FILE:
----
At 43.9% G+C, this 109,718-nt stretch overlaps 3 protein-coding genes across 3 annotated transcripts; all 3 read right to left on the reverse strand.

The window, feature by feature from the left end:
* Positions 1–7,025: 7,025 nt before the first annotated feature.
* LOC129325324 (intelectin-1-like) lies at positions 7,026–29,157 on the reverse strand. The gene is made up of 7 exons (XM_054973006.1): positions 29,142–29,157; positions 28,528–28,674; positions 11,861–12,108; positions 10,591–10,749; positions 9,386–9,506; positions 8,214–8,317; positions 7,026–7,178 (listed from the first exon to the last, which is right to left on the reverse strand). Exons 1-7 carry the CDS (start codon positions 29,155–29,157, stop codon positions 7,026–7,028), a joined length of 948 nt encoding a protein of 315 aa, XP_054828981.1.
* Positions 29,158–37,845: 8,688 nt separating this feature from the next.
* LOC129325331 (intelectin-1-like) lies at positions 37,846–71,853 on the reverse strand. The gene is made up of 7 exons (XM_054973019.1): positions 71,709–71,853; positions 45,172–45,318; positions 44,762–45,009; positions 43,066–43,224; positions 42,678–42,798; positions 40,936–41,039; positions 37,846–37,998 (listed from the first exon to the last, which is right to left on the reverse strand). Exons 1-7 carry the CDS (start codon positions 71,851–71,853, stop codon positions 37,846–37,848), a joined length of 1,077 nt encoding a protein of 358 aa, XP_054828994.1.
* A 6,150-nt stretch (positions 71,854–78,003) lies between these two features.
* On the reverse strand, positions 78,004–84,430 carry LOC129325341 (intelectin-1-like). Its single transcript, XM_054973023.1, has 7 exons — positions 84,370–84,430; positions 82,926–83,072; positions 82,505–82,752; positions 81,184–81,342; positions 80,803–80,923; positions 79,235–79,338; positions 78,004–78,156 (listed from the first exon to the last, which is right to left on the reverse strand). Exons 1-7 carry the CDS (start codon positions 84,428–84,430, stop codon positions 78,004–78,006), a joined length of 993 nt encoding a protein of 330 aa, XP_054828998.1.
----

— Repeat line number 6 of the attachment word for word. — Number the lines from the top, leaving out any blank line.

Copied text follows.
* LOC129325331 (intelectin-1-like) lies at positions 37,846–71,853 on the reverse strand. The gene is made up of 7 exons (XM_054973019.1): positions 71,709–71,853; positions 45,172–45,318; positions 44,762–45,009; positions 43,066–43,224; positions 42,678–42,798; positions 40,936–41,039; positions 37,846–37,998 (listed from the first exon to the last, which is right to left on the reverse strand). Exons 1-7 carry the CDS (start codon positions 71,851–71,853, stop codon positions 37,846–37,848), a joined length of 1,077 nt encoding a protein of 358 aa, XP_054828994.1.